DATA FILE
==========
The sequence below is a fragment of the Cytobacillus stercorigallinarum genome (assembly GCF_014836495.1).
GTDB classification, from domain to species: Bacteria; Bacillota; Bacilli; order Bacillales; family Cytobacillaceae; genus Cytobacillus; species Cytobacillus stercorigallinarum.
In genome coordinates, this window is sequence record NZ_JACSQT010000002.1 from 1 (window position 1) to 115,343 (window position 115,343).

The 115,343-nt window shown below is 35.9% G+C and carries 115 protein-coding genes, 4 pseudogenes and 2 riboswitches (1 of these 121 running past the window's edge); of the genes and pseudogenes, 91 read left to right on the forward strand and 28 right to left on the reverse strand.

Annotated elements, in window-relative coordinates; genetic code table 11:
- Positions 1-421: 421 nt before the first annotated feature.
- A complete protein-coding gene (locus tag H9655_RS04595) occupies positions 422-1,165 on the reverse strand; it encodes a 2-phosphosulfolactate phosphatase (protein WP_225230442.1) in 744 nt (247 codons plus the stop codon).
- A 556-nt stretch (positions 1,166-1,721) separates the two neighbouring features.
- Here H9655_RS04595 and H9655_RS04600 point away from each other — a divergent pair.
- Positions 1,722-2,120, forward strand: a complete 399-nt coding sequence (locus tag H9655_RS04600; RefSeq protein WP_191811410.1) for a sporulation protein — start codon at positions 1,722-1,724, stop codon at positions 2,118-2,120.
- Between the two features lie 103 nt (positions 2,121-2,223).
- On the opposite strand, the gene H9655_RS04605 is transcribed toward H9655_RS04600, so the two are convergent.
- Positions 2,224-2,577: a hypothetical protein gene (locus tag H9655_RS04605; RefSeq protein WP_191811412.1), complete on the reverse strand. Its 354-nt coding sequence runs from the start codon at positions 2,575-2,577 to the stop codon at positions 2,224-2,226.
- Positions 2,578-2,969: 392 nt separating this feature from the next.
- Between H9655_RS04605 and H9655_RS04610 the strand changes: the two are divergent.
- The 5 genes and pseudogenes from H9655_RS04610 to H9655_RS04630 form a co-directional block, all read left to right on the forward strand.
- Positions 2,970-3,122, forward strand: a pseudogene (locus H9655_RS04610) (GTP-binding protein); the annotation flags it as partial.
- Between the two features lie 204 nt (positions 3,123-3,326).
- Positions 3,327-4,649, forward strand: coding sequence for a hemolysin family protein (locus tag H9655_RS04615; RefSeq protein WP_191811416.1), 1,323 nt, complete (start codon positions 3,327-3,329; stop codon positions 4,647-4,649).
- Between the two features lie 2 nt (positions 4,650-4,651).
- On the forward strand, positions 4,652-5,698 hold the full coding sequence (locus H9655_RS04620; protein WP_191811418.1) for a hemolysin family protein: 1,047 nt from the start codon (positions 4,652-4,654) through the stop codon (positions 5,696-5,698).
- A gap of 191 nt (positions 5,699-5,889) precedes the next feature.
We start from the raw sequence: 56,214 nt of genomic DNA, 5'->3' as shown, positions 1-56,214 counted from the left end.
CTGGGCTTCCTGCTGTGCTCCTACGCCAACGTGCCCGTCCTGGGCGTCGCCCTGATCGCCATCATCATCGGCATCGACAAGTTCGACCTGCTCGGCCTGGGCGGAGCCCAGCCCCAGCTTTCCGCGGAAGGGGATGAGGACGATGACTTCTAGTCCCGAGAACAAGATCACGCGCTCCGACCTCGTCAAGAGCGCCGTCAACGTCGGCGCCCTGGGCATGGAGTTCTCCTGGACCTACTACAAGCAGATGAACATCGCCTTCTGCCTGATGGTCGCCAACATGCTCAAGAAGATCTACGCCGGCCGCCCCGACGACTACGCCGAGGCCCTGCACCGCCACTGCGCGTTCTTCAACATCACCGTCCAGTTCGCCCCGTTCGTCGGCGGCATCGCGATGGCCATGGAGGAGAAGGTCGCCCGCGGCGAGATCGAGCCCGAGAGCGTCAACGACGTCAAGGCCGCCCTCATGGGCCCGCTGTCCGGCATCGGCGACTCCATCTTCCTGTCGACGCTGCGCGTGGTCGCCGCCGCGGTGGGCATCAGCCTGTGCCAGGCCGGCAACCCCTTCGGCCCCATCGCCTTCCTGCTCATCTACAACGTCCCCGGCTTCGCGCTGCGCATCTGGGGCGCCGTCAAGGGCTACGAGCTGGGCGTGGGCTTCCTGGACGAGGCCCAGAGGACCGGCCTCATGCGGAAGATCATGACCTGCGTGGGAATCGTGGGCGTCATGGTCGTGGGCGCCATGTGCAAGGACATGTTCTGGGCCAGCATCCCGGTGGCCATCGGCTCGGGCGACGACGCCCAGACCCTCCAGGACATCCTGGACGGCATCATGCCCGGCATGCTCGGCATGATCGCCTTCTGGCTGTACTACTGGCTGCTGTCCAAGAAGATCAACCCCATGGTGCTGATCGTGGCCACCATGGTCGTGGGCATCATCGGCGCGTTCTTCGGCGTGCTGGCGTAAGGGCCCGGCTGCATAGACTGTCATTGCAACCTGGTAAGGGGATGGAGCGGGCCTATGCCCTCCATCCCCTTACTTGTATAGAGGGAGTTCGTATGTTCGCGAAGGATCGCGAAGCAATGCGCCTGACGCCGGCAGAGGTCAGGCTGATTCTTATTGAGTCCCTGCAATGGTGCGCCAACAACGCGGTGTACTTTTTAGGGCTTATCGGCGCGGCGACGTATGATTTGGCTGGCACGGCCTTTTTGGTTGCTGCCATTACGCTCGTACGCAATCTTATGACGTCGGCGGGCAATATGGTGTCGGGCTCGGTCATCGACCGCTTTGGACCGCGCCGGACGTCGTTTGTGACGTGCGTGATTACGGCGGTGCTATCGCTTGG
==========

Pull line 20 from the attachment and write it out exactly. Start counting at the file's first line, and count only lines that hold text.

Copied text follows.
- Between the two features lie 2 nt (positions 4,650-4,651).